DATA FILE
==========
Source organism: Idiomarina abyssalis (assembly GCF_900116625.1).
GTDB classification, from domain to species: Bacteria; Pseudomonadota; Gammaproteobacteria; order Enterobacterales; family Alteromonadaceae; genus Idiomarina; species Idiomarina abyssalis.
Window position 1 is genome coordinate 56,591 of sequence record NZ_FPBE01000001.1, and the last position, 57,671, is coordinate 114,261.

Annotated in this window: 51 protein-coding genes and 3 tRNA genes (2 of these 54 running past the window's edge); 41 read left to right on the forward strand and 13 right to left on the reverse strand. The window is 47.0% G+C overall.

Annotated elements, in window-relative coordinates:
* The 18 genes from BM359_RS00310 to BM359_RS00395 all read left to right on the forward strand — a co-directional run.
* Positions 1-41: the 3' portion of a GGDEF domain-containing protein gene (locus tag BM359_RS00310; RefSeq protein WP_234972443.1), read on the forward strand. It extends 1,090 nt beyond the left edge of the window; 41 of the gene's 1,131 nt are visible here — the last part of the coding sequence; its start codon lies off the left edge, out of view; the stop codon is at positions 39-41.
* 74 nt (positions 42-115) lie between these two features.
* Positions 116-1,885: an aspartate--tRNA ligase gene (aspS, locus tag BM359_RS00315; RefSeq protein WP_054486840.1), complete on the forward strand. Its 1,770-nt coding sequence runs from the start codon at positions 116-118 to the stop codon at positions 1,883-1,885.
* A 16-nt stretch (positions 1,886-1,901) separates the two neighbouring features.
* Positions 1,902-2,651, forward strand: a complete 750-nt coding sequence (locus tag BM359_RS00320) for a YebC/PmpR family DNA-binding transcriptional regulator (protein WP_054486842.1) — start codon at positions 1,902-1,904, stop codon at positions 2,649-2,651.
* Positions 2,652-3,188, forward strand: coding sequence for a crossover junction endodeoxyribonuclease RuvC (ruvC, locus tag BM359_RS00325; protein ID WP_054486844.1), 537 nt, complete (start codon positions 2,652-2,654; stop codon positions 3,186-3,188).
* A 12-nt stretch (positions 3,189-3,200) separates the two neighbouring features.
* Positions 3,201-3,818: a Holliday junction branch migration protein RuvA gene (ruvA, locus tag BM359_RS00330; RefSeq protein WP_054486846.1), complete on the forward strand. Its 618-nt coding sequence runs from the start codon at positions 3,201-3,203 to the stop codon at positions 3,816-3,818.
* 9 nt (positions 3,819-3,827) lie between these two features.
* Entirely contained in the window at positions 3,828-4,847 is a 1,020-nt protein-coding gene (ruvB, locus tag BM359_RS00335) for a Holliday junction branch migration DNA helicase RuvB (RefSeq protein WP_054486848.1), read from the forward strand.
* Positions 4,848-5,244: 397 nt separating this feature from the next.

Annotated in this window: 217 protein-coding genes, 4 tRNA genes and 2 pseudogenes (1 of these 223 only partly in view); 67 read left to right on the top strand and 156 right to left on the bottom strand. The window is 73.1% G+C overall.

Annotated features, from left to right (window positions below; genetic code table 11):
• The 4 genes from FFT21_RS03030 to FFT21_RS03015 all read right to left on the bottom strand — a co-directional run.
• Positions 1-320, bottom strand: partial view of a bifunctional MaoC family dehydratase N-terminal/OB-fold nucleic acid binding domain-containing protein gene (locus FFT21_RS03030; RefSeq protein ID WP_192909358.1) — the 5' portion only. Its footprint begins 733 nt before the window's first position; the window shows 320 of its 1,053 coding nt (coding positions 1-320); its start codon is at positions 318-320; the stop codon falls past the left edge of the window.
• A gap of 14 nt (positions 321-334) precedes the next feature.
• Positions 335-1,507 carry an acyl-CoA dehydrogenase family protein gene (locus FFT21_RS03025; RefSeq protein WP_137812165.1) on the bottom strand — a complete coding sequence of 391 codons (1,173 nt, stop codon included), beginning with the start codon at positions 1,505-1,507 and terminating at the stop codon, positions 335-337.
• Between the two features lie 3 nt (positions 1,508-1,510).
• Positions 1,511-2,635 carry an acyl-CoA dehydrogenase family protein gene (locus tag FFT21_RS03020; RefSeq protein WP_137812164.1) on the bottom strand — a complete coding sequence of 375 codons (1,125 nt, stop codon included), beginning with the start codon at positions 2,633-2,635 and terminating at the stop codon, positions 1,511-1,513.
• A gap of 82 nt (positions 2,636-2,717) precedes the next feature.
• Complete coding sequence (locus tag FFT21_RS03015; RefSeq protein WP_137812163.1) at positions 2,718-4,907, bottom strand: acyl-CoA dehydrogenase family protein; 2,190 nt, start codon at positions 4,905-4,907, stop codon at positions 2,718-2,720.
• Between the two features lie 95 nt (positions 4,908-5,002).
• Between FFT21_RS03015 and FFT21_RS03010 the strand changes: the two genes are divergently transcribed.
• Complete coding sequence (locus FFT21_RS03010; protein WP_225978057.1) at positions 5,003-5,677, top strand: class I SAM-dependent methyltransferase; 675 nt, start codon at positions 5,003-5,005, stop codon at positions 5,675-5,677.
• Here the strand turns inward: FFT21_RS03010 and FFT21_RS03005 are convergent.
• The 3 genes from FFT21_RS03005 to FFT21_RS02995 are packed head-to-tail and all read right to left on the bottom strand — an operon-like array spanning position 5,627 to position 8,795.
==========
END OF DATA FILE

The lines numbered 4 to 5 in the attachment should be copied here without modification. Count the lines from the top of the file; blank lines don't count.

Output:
Annotated in this window: 51 protein-coding genes and 3 tRNA genes (2 of these 54 running past the window's edge); 41 read left to right on the forward strand and 13 right to left on the reverse strand. The window is 47.0% G+C overall.

Annotated elements, in window-relative coordinates: